Tag Archives: community

Let’s have a ‘Cracking, Egg-citing’ Easter

26 Mar

Easter will soon be here, are you looking forward to a long weekend?  It’s a time to get together with friends and family to celebrate…….enjoy the sunshine.

The majority of people may have bought their Easter eggs already, as they were on display in shops and supermarkets just after Christmas.  How many people have resisted the temptation of eating them?  It may be a safer option to wait until a few days before Easter to buy them and who knows, you may even bag a bargain.

When choosing which Easter egg to buy, do you consider the cost (expensive must taste good) or are you lured by the big fancy packaging; it must taste nice and the person receiving it will be impressed?  Why not ditch the egg-stras, go for less packaging, save some money and hopefully the chocolate will still be of good quality and up to the taste-good standard.

Manufacturers are decreasing the amount of packaging used for Easter eggs, maybe even using recPaper and card binycled material. Remember, once the eggs have been eaten, the cardboard packaging can be recycled in your recycling bin.

In Britain each year we throw away over 7 million tonnes of food and drink from our homes and the Easter holidays are no exception.  Think and plan ahead, buy only what you need and think about the number of guests you are entertaining; its always good to think number of portions required.

You may have bought eggs that have been freshly laid to make your own Easter cakes so remember to use the older eggs first before the ‘best before date’.  If you are having guests staying over, why not treat them to eggs for breakfast – scrambled, poached, omelette, boiled, fried……..yummy!  If the ‘best before date’ has come and gone on the eggs, test them to see if they are off before you decide whether to put them in your food and garden bin.  We throw away over 1 million eggs a day in the UK, so think before binning, make the most of the eggs.

Over the Easter weekend, entertaining the children is a must…. some ideas for you:-

eggs with faces_blog

Once the children have tired themselves out and become hungry, a meal prepared using the food you already have in your kitchen or leftovers will go down a treat with everyone.  Here are some top tips from LFHW for Easter to help make the most of any food we buy at this time of year.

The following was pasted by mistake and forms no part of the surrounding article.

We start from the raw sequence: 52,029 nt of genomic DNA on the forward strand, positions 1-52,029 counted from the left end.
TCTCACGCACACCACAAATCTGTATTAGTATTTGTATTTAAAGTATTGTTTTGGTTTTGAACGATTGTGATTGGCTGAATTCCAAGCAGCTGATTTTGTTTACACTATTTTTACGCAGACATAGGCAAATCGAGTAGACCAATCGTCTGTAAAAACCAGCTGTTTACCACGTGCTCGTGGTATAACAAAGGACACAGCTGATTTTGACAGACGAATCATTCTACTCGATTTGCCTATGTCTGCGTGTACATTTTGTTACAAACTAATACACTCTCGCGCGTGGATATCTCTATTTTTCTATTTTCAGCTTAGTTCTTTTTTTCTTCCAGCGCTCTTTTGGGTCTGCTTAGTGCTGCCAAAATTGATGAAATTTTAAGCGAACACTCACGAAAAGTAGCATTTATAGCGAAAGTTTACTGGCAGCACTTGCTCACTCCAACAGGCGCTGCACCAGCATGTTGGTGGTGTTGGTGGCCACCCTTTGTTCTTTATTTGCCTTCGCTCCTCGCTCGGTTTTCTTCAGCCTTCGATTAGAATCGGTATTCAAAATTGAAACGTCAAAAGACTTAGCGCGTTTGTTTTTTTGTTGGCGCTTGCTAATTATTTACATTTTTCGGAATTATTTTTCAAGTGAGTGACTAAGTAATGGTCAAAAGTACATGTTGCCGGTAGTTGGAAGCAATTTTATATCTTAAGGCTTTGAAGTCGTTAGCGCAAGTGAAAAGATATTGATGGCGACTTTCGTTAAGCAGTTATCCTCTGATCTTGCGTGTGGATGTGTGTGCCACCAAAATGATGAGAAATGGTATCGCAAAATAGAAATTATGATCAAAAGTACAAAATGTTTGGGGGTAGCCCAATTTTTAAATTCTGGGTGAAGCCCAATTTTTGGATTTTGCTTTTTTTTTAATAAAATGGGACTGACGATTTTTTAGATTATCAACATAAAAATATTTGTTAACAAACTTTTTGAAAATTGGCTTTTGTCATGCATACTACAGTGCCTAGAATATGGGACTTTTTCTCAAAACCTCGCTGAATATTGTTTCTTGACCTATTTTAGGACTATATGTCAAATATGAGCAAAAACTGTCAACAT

In the evening, if you want to carry on with the fun, why not play a traditional Easter game – the egg dance!  You dance around eggs that are laid on the ground instead of a handbag (that’s definitely one for outdoors).

There are lots going on in and around Greater Manchester to get involved in over the Easter weekend.  Enjoy, relax and most of all, reduce the amount of waste we produce.

Brownies 100th birthday celebration

4 Jul

Recycle for Greater Manchester’s Education Officer, Alison Heaton, went back to her Girlguiding roots to celebrate a very special occasion – The Big Brownie Birthday!

On behalf of Recycle for Greater Manchester (R4GM), I was invited to join 1000 Brownies and volunteers from the Salford, Trafford and Sale areas for a brilliant birthday bash on 21st June 2014. The Girlguiding Greater Manchester West members had planned a cosmic-themed adventure in MediaCityUK – Star Quest – to celebrate 100 years of the Brownie section.

As a former Queen’s Guide, I jumped at the chance to once again get involved with Girlguiding – which is the leading organisation for girls and young women in the UK.

When I arrived, I found out that the event would see the young Brownies travel through three time zones in the hunt for missing stars – taking part in activities and enjoying new and exciting adventures en route.

The Star Quest story began with a trip to the past to learn more about the 100-year history of the Brownies. Next, the girls moved on to the present, where R4GM ran a specially-tailored recycling themed session for the Brownies.

R4GM sponsored the development of a fun and interactive play about recycling and worked in partnership with Momo Theatre to deliver an educational and entertaining performance that the Brownies would enjoy. On the day, we saw it all come to life and watched as the girls sat in the warm sunshine and laughed out loud at the ‘Ant and Dec’ style antics of recycling ‘expert’ Mr Ellerbeck and his sidekick Mr Holloway.